Europe as a whole is a continent rich in history and culture, full of beautiful sights and architecture, but Rome in particular is a standout when it comes to history (Italy has some other beautiful cities too – see my inspiration posts on Florence
!). With buildings dating back hundreds and hundreds of years, as well as being the home of countless great artists and thinkers, how could anyone turn down a trip to the Eternal City? Well, they clearly can’t, given how difficult it was to take photos without dozens of tourist in the forefront of them all. Anyway, there’s also a whole other country within the city, the Vatican City State, headquarters of the Roman Catholic Church, and home of famous works of art, and masterpieces, such as Michelangelo’s Sistine Chapel. My time in Rome
was all too brief the first time, having only a day and a half there, but I then went back a second time
with my family, for a long weekend
this time, to see it more in depth.
Even if you are not religious in the slightest, the Vatican is well worth a visit, as proven by the number of visitors from all over the world who come here. Just remember to cover up – no bare knees or shoulders inside! I was actually lucky enough to be in Rome on a Wednesday on my first visit, and got to see the Papal Audience outside – not that I’m particularly religious, nor do I speak Italian – but it was an experience anyway! Inside the Vatican are countless pieces of artwork, some more famous than others obviously, unless you’re an art history expert, not to mention the buildings themselves which are beautifully designed and decorated. Make sure you take a glance up every so often, as the ceilings are arguably the most beautiful parts of it all. None can top the Sistine Chapel of course, but as photography isn’t allowed inside, you’ll have to visit yourself to see it. The Basilica itself is incredible as well, so lavishly decorated and simply massive – you can also climb up to the dome for these views over the city as well!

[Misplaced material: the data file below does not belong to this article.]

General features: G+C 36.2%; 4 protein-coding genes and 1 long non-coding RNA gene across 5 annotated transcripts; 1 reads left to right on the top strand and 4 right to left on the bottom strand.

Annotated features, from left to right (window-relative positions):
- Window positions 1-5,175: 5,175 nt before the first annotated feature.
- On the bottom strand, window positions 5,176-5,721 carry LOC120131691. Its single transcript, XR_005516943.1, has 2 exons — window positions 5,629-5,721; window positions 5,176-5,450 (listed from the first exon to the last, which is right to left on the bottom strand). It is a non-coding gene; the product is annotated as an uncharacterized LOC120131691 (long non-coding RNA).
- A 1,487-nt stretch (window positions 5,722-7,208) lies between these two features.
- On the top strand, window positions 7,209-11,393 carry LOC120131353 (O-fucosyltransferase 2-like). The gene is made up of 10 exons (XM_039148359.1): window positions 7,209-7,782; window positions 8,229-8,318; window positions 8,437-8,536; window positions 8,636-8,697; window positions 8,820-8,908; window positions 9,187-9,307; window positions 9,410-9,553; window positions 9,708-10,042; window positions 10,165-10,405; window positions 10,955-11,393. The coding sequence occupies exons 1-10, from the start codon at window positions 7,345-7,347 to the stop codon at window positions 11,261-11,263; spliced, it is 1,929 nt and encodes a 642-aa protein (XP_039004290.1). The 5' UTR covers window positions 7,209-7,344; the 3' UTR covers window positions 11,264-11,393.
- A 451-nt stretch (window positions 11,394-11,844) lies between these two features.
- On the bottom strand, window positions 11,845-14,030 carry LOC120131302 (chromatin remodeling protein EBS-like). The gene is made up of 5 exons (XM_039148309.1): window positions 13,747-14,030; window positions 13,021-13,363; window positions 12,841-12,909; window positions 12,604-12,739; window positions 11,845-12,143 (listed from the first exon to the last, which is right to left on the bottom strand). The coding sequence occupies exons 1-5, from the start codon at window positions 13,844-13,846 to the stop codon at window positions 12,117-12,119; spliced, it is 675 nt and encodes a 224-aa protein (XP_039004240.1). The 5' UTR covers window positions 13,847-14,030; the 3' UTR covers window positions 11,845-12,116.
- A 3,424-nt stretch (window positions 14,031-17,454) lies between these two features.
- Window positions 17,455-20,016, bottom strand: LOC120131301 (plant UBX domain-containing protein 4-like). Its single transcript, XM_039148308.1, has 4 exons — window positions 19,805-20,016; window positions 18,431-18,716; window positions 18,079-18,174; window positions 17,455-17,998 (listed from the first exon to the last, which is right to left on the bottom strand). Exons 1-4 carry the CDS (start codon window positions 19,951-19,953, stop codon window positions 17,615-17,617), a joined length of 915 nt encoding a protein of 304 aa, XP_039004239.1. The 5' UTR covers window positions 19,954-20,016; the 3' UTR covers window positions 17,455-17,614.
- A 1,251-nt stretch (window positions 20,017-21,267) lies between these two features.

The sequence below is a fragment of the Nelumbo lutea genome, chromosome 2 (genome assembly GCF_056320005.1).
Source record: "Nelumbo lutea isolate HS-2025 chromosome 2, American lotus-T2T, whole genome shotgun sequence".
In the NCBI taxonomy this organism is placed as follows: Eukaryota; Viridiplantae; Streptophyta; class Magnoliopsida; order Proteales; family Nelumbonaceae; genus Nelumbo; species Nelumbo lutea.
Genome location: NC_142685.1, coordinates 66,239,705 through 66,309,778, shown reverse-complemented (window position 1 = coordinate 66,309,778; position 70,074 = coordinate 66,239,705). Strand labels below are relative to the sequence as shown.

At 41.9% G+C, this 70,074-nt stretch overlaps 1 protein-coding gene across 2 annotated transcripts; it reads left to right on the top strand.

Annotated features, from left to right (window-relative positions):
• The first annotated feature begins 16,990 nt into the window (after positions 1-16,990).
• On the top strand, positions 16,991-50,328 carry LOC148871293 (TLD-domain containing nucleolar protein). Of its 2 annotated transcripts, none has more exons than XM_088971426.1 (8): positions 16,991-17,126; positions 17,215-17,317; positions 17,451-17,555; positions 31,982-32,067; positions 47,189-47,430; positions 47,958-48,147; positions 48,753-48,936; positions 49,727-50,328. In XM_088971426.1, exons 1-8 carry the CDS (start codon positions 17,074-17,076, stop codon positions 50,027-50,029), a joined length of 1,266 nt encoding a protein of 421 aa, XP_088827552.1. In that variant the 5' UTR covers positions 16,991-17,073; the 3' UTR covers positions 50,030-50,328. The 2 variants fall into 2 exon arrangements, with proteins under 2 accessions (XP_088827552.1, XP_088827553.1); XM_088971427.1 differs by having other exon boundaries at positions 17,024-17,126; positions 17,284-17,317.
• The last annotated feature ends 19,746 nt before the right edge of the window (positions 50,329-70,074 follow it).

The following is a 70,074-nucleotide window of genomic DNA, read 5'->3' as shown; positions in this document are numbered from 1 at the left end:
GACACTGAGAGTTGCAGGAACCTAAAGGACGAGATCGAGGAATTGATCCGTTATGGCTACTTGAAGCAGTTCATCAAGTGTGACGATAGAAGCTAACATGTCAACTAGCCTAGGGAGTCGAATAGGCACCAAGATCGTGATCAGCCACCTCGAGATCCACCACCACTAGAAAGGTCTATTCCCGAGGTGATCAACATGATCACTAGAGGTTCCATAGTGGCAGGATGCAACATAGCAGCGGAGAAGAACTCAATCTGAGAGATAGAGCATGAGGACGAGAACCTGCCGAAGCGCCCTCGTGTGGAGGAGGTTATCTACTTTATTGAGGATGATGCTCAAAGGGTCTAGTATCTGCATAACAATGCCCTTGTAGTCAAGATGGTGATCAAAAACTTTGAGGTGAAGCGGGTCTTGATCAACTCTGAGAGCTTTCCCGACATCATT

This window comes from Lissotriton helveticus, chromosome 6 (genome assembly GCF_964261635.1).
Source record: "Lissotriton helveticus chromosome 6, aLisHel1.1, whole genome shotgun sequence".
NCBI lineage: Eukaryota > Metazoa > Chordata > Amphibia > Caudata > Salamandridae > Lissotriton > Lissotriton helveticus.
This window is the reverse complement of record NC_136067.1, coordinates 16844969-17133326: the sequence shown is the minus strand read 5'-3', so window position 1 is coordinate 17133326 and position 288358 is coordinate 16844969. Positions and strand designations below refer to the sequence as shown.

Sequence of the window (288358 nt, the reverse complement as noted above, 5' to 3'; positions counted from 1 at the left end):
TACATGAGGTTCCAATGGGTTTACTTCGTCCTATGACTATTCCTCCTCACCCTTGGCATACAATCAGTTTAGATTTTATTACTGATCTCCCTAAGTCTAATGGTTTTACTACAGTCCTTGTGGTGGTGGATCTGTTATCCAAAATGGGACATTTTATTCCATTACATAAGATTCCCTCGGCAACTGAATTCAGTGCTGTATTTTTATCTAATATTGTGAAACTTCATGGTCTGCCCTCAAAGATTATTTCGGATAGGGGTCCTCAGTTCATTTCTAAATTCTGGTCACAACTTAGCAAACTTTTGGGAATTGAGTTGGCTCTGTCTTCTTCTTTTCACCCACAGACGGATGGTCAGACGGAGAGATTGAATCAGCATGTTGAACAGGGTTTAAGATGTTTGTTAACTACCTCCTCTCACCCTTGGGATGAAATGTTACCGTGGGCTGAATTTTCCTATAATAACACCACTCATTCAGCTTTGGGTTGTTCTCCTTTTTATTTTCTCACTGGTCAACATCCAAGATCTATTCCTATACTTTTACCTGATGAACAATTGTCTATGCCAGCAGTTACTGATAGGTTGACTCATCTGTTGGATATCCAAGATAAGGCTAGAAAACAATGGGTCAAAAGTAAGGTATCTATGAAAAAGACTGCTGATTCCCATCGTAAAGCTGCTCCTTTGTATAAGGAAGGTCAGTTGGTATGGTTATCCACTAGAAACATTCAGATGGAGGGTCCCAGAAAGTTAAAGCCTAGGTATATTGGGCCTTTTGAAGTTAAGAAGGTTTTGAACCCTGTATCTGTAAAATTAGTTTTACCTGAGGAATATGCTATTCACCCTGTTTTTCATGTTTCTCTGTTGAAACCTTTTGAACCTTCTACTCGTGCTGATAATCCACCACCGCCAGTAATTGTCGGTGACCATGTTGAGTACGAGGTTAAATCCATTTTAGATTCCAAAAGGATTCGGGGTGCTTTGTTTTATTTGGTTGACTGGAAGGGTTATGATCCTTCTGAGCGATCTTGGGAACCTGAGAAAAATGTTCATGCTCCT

The rest of Rome is no less spectacular. While some other famous sights are less impressive in person, the Colosseum is still a staggering structure to behold (perhaps a little smaller than I was expecting, but still incredible). The Trevi Fountain is also another famous sight that’s just as good in person, and there are many others, such as the Spanish Steps, the Roman Forum, and the Pantheon. There are also many other incredible buildings, splendid piazzas, and beautiful fountains around every street corner – check out Piazza Navona, which has a colourful cast of street artists and performers, surrounding by those stunning Baroque buildings and fountain. The Baths of Caracalla were another favourite of mine, one of the lesser-known sights perhaps, the remains of a vast gym & spa complex. I’m also a big fan of Romantic poetry, especially John Keats, so the Keats Shelley Museum was a must-see as well! Even in two trips, Rome just has so much to see, that I still don’t feel like I’ve seen all of it!